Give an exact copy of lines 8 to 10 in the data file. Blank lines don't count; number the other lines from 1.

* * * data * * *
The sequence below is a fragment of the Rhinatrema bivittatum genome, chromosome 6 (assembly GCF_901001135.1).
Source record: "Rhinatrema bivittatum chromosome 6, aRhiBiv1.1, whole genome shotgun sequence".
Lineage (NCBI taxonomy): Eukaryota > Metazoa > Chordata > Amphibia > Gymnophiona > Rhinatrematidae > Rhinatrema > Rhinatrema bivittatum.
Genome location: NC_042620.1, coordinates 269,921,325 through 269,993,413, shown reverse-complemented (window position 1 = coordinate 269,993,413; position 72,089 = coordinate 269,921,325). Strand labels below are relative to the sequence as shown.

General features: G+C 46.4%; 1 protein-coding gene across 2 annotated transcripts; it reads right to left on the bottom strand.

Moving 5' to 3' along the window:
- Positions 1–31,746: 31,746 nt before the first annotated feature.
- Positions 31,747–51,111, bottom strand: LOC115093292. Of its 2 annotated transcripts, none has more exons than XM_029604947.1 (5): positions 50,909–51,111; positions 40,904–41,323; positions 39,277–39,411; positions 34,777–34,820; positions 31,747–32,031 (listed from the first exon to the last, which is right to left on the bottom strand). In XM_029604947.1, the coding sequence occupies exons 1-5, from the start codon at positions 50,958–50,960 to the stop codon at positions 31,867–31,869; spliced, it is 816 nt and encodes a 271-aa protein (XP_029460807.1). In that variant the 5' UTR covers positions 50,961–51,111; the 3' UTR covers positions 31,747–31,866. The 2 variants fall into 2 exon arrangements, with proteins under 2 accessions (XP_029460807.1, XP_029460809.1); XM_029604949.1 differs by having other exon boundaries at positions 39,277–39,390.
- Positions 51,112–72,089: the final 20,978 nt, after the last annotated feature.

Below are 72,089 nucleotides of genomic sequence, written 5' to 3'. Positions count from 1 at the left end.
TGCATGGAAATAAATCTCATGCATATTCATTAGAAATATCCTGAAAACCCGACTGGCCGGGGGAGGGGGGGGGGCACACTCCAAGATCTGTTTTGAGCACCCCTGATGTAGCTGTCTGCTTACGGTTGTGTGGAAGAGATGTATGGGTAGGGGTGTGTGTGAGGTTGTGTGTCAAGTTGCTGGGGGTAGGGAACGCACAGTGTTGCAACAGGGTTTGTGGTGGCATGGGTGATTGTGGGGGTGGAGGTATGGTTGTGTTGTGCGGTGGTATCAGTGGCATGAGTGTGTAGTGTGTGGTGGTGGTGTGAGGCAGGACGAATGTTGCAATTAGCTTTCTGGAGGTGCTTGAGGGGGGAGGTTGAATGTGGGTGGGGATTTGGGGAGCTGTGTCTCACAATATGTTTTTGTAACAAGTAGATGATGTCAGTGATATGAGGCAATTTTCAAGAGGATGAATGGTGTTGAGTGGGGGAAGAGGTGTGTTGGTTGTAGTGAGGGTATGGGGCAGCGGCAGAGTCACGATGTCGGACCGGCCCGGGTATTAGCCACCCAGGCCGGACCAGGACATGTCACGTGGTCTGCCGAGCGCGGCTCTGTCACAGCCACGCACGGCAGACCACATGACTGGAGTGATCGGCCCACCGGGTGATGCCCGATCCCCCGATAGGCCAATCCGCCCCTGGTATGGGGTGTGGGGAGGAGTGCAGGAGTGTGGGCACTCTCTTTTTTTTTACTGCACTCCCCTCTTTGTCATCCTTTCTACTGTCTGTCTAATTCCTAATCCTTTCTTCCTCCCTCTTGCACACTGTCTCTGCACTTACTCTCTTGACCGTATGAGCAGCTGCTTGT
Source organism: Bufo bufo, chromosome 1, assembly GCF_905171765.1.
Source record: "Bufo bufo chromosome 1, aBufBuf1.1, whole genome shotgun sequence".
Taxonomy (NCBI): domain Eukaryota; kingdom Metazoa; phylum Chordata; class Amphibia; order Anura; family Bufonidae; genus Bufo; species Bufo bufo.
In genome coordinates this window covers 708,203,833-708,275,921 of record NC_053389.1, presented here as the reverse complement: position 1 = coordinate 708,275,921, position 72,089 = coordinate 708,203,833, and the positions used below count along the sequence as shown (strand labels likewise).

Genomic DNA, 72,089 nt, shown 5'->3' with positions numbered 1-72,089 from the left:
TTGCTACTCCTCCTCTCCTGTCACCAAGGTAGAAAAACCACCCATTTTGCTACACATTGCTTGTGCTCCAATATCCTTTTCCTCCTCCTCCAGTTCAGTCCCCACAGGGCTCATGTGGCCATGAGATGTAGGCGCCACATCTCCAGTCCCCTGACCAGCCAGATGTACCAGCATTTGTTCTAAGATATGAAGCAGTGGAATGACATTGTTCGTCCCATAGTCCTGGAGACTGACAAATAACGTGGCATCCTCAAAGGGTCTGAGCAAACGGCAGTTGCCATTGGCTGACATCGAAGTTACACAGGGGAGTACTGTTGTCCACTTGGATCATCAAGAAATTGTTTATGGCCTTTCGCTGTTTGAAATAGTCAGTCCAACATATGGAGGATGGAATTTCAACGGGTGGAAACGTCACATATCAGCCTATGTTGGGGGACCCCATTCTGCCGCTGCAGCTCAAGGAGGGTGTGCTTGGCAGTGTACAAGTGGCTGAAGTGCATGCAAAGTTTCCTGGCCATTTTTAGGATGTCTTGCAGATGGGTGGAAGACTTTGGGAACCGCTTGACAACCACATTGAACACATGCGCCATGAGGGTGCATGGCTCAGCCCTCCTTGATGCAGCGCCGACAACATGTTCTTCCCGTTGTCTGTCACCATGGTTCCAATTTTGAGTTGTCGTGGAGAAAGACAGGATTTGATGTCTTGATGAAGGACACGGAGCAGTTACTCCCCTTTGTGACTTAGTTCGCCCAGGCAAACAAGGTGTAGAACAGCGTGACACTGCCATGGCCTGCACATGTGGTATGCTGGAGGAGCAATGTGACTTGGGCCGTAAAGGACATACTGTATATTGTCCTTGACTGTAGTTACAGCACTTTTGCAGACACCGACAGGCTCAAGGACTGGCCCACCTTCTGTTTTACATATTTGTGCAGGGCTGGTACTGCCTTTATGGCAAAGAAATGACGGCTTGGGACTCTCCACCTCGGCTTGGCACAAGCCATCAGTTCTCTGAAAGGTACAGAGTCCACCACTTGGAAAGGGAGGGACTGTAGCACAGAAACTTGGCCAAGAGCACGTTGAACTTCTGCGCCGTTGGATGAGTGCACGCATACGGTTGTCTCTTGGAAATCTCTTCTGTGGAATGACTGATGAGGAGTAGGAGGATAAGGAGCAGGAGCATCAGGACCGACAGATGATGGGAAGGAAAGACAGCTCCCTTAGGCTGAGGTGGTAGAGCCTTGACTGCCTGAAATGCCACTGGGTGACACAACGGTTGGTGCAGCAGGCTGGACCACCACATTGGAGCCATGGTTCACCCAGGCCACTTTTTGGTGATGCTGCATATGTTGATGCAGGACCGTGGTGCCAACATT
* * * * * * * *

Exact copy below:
- Positions 31,747–51,111, bottom strand: LOC115093292. Of its 2 annotated transcripts, none has more exons than XM_029604947.1 (5): positions 50,909–51,111; positions 40,904–41,323; positions 39,277–39,411; positions 34,777–34,820; positions 31,747–32,031 (listed from the first exon to the last, which is right to left on the bottom strand). In XM_029604947.1, the coding sequence occupies exons 1-5, from the start codon at positions 50,958–50,960 to the stop codon at positions 31,867–31,869; spliced, it is 816 nt and encodes a 271-aa protein (XP_029460807.1). In that variant the 5' UTR covers positions 50,961–51,111; the 3' UTR covers positions 31,747–31,866. The 2 variants fall into 2 exon arrangements, with proteins under 2 accessions (XP_029460807.1, XP_029460809.1); XM_029604949.1 differs by having other exon boundaries at positions 39,277–39,390.
- Positions 51,112–72,089: the final 20,978 nt, after the last annotated feature.

Below are 72,089 nucleotides of genomic sequence, written 5' to 3'. Positions count from 1 at the left end.